Although he’s very affectionate when we’re in bed (presumably because he knows we can’t medicate him whilst lying down), we barely see him these days, which is a pity as I’m on my summer holidays so I’m home all day. And, when we do see him, he eyes us with the suspicion reserved for someone who were about to assault him, and he skittishly edges past us and hides. His routine is to get up with us at around 8:30, eat, go out, then come back in and spend the rest of the day in his Secret Sulking Spot that we haven’t yet managed to locate. (I’ve looked in all the usual places – La Cage, the Forbidden Greenhouse, the suitcase, under beds – but to no avail.) Then we don’t see him again until bedtime, when he will reappear and snuggle up with us. That last point reassures me somewhat that he doesn’t totally hate us, but for most of the day it’s as if we don’t have a cat.

The only possible explanation for this recent allergic breakout is Louis Catorze’s illicit forays into the Forbidden Greenhouse; in fact, I am still mystified by the fact that dust didn’t register in either of his allergy tests despite the fact that he relapses EVERY TIME he comes into contact with it. The dust mite controllers are whirring away, the beeswax candles are burning, he’s being Atopicaed and Piritonned regularly (I need to up his Piriton, in fact, from a couple of times a week to twice a DAY, which is going to make me even less popular), yet it’s all a wasted effort if he sneaks past me and into the dustiest places I know.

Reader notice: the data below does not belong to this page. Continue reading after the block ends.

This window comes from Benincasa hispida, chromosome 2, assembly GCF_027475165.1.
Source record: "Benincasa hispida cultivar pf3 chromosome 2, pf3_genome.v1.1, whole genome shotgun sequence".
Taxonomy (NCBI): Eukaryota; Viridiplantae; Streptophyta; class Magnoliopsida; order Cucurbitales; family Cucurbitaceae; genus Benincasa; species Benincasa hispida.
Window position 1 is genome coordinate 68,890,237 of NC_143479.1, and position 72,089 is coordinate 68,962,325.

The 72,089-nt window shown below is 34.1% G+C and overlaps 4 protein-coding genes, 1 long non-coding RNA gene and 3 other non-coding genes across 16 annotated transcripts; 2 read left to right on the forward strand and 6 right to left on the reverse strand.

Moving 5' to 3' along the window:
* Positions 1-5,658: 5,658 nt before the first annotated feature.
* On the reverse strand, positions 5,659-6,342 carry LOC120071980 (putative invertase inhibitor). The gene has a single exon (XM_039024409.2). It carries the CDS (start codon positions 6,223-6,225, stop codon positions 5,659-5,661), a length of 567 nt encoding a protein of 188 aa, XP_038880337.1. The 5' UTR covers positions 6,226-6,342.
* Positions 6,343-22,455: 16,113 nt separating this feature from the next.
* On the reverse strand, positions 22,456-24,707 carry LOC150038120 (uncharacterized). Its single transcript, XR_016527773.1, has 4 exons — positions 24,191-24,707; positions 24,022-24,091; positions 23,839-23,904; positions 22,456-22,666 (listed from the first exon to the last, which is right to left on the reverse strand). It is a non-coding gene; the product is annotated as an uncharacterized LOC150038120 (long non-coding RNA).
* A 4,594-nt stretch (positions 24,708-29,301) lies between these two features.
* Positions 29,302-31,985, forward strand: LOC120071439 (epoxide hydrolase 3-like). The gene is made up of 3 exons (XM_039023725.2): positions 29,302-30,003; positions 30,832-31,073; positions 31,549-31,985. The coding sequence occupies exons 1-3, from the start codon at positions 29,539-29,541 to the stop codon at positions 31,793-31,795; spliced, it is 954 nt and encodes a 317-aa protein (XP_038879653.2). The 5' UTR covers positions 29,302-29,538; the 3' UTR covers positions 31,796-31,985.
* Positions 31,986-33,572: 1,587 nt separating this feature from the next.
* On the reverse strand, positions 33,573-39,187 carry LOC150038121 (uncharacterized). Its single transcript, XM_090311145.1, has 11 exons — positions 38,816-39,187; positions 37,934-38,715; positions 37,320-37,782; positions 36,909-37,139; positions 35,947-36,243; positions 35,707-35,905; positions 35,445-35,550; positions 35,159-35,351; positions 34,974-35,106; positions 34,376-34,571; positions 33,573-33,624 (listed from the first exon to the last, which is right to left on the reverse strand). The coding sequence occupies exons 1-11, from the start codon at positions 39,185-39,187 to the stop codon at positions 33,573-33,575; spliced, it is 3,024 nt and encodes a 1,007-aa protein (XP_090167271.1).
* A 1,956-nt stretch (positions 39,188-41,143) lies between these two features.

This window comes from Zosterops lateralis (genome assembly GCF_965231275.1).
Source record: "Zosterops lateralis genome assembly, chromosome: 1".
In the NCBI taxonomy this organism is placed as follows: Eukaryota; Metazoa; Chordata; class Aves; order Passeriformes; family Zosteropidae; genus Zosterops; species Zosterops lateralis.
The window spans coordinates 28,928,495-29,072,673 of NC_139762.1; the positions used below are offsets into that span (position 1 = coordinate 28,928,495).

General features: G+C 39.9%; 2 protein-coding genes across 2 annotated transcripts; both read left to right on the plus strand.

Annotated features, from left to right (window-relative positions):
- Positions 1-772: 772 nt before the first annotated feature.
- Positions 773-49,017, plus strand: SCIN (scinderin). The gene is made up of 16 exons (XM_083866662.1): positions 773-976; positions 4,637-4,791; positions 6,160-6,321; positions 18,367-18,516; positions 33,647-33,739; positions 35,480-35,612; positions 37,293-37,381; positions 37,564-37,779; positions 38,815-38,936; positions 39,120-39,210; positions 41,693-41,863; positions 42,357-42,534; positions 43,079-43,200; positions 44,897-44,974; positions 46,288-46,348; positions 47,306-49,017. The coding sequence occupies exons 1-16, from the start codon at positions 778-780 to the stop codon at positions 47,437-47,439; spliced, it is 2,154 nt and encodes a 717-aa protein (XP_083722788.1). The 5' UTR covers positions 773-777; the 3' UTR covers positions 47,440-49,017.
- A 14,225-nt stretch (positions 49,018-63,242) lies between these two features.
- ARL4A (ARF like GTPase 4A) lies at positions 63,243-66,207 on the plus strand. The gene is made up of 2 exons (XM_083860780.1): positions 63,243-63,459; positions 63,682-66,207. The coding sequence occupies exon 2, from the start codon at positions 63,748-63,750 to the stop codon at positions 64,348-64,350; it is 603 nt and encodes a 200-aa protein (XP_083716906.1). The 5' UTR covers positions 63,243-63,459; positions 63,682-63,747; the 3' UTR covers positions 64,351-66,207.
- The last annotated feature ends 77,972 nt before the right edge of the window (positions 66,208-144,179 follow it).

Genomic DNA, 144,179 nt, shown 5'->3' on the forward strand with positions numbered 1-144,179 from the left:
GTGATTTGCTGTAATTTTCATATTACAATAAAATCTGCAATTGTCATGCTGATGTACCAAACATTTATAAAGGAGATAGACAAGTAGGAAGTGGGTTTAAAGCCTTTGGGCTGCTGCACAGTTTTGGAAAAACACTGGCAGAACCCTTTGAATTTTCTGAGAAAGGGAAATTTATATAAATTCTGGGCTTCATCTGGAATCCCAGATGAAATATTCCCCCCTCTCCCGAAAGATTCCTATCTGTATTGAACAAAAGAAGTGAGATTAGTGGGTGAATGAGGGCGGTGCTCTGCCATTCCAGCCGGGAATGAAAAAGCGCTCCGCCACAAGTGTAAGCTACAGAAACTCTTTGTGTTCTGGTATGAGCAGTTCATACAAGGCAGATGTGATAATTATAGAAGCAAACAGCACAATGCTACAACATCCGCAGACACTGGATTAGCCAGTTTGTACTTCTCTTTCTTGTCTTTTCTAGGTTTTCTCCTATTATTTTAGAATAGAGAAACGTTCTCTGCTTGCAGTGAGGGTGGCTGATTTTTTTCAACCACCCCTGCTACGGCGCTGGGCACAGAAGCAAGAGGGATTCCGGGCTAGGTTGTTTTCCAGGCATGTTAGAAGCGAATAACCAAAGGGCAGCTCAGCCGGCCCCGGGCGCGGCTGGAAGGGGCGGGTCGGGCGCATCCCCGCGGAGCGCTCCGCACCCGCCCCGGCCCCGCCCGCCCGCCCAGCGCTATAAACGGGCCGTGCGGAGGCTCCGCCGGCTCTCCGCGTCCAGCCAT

So we’re powerless to do anything at the moment but take comfort in the fact that it will pass, and that he will snap out of it. I just hope that this will happen soon.

Il fait trop chaud 

I often say that I prefer excess cold to excess heat; when you’re too cold, there are measures you can take which will warm you up whereas, when you’re too hot, nothing whatsoever cools you. Today has proven that I was right all along, although being right doesn’t help in the slightest and, in fact, just annoys me more.

That said, it can’t be much fun being a black, fur-covered animal in these record-breaking temperatures, either; poor Louis Catorze has spent the last day or two shunning all close physical contact, preferring instead to flop languidly around the house like a limp feather boa. At times his body seems to almost liquefy and seep into the floor and, although it’s quite funny to watch, I do feel sorry for the poor sausage.  

Luckily I don’t have to worry too much about him becoming dehydrated in the heat; even in moderately warm weather he drinks up to 1/3 of a pint of water a day, and I know this because he drinks from a glass and not a bowl. We were told about this strange quirk when we adopted him, and we thought at the time, “That’s absurd – he WILL drink from a bowl when he gets thirsty enough, because we will give him no choice.” No. He would rather shrivel up and die of thirst than be so vulgaire. And he won’t settle for any old glass, either: he will accept a pint glass or a wine glass, but not a cocktail glass nor a tankard. Figure THAT out if you can. 

So, whilst there’s no doubt that he’s suffering in his perma-fur coat, at least he has his butler on hand to chill both the royal pint glass AND the royal person using a freezer-fresh bottle of Absolut Peppar. Let’s hope temperatures start to drop soon.